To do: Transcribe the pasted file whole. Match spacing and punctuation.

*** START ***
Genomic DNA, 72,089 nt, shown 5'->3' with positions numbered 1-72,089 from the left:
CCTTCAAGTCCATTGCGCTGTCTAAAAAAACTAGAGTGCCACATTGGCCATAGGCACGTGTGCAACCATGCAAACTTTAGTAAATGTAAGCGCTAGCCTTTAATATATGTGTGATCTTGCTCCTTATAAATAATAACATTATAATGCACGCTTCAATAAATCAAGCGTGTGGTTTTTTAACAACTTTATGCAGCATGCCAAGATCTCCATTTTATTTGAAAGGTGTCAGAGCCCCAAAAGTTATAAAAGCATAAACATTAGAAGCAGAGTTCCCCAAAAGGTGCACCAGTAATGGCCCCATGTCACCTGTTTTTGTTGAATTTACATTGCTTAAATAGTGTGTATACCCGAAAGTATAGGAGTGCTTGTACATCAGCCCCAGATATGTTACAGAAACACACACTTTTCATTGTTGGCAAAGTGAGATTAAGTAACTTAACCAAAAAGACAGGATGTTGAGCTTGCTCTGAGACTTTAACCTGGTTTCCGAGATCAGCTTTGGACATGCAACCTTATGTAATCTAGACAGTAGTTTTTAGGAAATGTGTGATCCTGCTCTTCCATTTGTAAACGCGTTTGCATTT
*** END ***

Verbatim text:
Genomic DNA, 72,089 nt, shown 5'->3' with positions numbered 1-72,089 from the left:
CCTTCAAGTCCATTGCGCTGTCTAAAAAAACTAGAGTGCCACATTGGCCATAGGCACGTGTGCAACCATGCAAACTTTAGTAAATGTAAGCGCTAGCCTTTAATATATGTGTGATCTTGCTCCTTATAAATAATAACATTATAATGCACGCTTCAATAAATCAAGCGTGTGGTTTTTTAACAACTTTATGCAGCATGCCAAGATCTCCATTTTATTTGAAAGGTGTCAGAGCCCCAAAAGTTATAAAAGCATAAACATTAGAAGCAGAGTTCCCCAAAAGGTGCACCAGTAATGGCCCCATGTCACCTGTTTTTGTTGAATTTACATTGCTTAAATAGTGTGTATACCCGAAAGTATAGGAGTGCTTGTACATCAGCCCCAGATATGTTACAGAAACACACACTTTTCATTGTTGGCAAAGTGAGATTAAGTAACTTAACCAAAAAGACAGGATGTTGAGCTTGCTCTGAGACTTTAACCTGGTTTCCGAGATCAGCTTTGGACATGCAACCTTATGTAATCTAGACAGTAGTTTTTAGGAAATGTGTGATCCTGCTCTTCCATTTGTAAACGCGTTTGCATTT